No Swim Masks in the Pool: Let Me Parent My Kid, Please!
Who is responsible for keeping your kids safe? To me, it isn't even a question. I am responsible for the safety of my kids as much as I can be. When I am at the store, at the pool, at the library, or walking down the street, I am responsible for what happens to my kids.
I have been really upset recently by weird rules in public places and blog posts from concerned parents that I read. It seems like the world has decided that parents are no longer capable of determining what is safe for their kids are not, so we need lots of rules telling us what we can and can't allow our kids to do.
Case in point. The kids and I go to the pool and they like to wear goggles. Isaac's old goggles broke, so I let him pick new ones that happened to cover his nose, which I didn't even question. I remember having fun with similar goggles when I was a kid and they hate getting water up their noses so it made sense.
Until he put them on in the pool. Then the 15-year-old lifeguard informs me they are not allowed in the pool.
So I do a little research on why that might be. Because to me, that seems bat-shit insane. Apparently, I am not the only befuddled parent. Go ahead and Google "no swim masks in pools." There are many reasons why they are not allowed but two seemed to be most prevalent: the glass in scuba type masks can break and cut people's feet (these weren't glass) and it is possible that someone could "dry drown." All valid concerns, I get it. But because of another pool rule that states I can't be more than four feet from my children six and under, I think he is safe.
What bothers me is, I should be the one to make the choice.
And that is what makes me mad about all the paternalistic rules out there. I should be able to choose how best to protect my kids. I should be allowed to choose where and when my kids wear bike helmets. I should be able to choose how my kids travel in their car seats, I should be able to decide what my kids can safely play with in a pool.
Give me the information, and then let me decide.
I want to protect my kids from what I can protect them from. But there is also a point where the fear overtakes the reality of something bad happening. Unfortunately you can't always protect your kids from bad things happening, even if you put them in a plastic bubble.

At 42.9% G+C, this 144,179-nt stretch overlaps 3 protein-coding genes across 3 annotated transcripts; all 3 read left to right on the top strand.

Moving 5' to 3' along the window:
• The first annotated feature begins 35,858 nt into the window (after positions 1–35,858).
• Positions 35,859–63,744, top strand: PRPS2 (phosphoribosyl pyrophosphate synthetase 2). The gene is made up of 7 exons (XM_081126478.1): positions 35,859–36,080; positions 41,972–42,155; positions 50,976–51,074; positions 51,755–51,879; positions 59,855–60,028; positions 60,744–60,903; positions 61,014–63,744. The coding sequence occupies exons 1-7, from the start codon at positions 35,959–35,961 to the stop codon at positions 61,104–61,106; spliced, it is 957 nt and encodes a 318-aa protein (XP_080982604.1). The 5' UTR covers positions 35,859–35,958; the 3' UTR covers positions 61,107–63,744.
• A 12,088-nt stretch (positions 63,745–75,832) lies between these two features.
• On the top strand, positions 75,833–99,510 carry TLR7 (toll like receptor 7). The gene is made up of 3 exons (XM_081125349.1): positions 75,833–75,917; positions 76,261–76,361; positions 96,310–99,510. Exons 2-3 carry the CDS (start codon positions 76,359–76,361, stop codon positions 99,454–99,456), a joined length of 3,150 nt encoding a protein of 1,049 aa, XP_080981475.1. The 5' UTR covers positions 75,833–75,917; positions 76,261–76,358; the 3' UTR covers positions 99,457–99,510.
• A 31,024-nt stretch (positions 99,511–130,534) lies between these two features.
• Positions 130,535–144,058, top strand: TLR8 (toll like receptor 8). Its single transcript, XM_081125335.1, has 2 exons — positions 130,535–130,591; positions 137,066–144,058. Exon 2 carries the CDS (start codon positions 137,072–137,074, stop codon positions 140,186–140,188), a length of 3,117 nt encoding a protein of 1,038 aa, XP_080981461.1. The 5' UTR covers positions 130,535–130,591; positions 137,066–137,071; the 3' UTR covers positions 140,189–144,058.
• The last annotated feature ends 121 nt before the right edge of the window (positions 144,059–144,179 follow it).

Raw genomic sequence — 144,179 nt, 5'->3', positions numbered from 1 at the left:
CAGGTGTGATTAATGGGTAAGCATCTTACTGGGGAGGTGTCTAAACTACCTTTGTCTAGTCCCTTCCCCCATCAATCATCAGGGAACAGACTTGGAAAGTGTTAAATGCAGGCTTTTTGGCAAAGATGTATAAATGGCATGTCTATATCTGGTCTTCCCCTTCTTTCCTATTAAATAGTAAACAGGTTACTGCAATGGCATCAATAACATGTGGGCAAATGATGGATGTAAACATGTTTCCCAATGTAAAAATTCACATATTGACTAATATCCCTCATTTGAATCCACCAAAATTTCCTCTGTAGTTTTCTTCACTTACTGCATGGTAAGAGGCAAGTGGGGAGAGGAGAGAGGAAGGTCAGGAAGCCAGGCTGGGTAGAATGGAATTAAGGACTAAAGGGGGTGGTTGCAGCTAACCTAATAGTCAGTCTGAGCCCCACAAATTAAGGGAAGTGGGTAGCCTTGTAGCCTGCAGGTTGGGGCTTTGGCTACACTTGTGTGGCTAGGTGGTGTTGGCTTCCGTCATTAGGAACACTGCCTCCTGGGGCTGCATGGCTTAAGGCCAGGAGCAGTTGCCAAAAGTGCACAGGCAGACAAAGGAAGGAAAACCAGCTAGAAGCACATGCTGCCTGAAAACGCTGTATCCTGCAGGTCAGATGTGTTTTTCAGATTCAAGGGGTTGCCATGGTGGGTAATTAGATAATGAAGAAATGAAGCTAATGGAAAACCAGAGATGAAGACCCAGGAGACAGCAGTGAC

When Isaac was two, we never really put him in a stroller. He liked to walk and he really enjoyed the freedom. He liked to stomp in puddles and sit on every stoop we came across. One evening we came out of the library and Isaac went tearing down the wheelchair ramp. Michael and I let him go ahead, until we realized he wasn't slowing down and he was heading straight toward a busy road where a car was speedily approaching. It was one of those slow motion moments, where you can see what is going to happen and you can't stop it. I was six months pregnant, but ran faster than I had before I was knocked up. Michael tried to cut him off and a Good Samaritan coming the other way reached out for him as well. I fell trying to catch him and Michael grabbed him up in his arms just before he stepped over the curb.
That was one of my most terrifying moments as a parent. And I could have prevented it. I could have kept him in a stroller and not let him walk on his own. But we didn't. From then on we just kept a closer eye on him and made sure one of us was always ahead and one of us was always behind when he was in that reckless stage.
I was warned by other well-meaning parents, that I should use a leash, or keep him in the stroller. But he loved walking around and I didn't want to take that from him. What happened on that busy street was an anomaly; I knew the risks didn't outweigh the benefits of the self-confidence he built be being given the freedom to explore on his own within safe parameters that we had set up.
Things happen. Things that you can't predict and sometimes can't stop. But should you let the fear get the better of you. What will happen to kids if we don't let them experience life the way we did? Without bike helmets, without baby gates, and without constant fear that the worst was always lurking around the next corner.
When are we going to take back our kids lives and parent them the way we want to?
Jessica is a SAHM of 3 who spends her time chasing kids and blogs at longestdays.com about her parenting adventures.
Photo Credit: ferronj.
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